How can I become a better researcher? After coming up with my own thoughts on this (I’ll outline those below), I searched for Google’s answer. Unsurprisingly, all the top results where form-level recommendations. Like “develop good writing skills”, “be humble and open to criticism”, or “construct a good hypothesis and find a ‘definition of done’ for testing this hypothesis”. You may find some of these things in a good researcher, but if you’re aiming for that, you are likely to become a one-person cargo cult.
So what should you aim for to become a better researcher? I grouped my thoughts on this into the four themes below. Keep in mind, though, that this list is just a starting point, as I am also still learning.
Dense Knowledge. If a piece of knowledge was deleted from your mind, you could recover it by inference from other pieces of your knowledge.
Noticing Confusion. You notice your own confusion when pieces of your knowledge don’t match up. When this happens, you don’t rationalise your confusion away, but you drill down to its cause and resolve it.
Reducibility. You understand the relations between different levels of abstraction (e.g., optimisation processes, single neural network layer, transformer, etc.). You can also distinguish good abstractions from bad ones.
Perspective. You assume multiple perspectives on anything. For example, you can think of a self-organising map as a competitive learning strategy, or as a way to embed a graph in a discrete space, or as a generalisation of principal component analysis.
(Un)Certainty. You are aware of your own level of certainty about any statement. You strive to be as certain as possible about the things that matter, without being too certain. Remember that in 2 out of 10 cases (on average) where you were 80% certain, you should have gotten it wrong. No more, no less. You also learn about your cognitive biases and work to circumvent or compensate for them.
Sense of Direction
Orientation. Given a problem, you can work towards a solution. The following points are aspects of this when the solutions don’t occur to you immediately.
Simplify Problems. You are able to simplify problems until you can solve them.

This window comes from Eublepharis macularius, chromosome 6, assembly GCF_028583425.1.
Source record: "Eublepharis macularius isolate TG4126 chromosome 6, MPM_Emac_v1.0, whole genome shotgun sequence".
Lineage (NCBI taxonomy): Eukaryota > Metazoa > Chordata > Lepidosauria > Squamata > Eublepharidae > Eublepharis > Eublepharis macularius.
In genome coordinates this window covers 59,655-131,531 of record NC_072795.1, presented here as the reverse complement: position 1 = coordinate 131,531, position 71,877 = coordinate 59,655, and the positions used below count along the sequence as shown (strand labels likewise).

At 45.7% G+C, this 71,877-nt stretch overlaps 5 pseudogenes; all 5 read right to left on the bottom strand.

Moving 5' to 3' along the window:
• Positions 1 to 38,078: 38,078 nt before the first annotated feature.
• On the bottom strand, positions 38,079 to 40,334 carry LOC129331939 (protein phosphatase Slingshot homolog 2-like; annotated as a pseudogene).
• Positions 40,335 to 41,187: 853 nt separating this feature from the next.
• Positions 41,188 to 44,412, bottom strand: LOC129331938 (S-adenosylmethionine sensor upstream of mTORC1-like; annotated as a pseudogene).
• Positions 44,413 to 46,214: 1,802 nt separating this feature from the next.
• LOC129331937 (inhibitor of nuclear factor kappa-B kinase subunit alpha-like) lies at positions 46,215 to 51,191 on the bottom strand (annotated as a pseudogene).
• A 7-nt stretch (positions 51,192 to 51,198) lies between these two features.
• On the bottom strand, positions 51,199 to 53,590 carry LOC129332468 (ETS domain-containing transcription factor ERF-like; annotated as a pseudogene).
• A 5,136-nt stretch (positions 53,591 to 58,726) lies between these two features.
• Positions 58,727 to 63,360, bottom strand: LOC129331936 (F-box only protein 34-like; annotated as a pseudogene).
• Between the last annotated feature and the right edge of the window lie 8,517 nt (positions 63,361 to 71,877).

Simplify Solutions. You are able to simplify, combine, or repurpose solutions. This is how you enable yourself to solve the next-harder problem that you couldn’t solve originally.
Intuition. You develop an intuition to distinguish good directions from bad ones.
Discipline. You tend to do things “the hard way” instead of looking for a quick fix.
Testing. You find ways to test whether or not your ideas work. You are aware of your cognitive biases and know the setup well enough to recognise the causes for any test outcome.
Lightness. You can change direction quickly. You do this, when you either encounter enough evidence that the current direction doesn’t work, or when you’ve understood something new that suggests such a change.
Freedom. You adopt solutions and ideas of other areas to your needs. For example, you may have learned how to define a Lagrangian and use the principle of stationary action to find the equations of motion of a pendulum. Once you discover Fermat’s principle, you can use the same tools to calculate the path of a light ray.
Learn. You learn from your mistakes. That is, if you went off in a bad direction, you absorb without remorse the new knowledge that this is a bad direction.
Meta-Learn. You meta-learn from your mistakes. For example, if you went off in a bad direction, you think hard if you could have recognized this as a bad direction before you went down this path.
Purpose. You execute with focus on purpose, not form. Researching doesn’t mean that you just follow certain “science rules”. It means that you actually and actively improve your understanding of nature. And nature doesn’t care if you followed all the rules and formalities of science.
Meaningful Writing. You can communicate your ideas clearly and generally write meaningful text. Scientific literature is not a literary genre, but a means to an end. You communicate in a way such that other people understand what you mean, not just yourself. This implies that you have a sense for what the other knows and doesn’t know, and what (s)he might misunderstand. You deliberately work to avoid these misunderstandings.
Maintenance. The Meaningful Writing point extends to writing program code. When you work on a larger project, it is usually good to iterate quickly and just try some things out with a “hack”, first. But you should frequently clean your code and make it as modular and as readable as possible. Otherwise you end up with an unmaintainable Spaghetti Tower that will make it very hard for you to continue your research.
Critique. When you receive critique, see it as an opportunity to get better. When you give critique, be honest and don’t water it down. But make sure to help the recipient deal with it.
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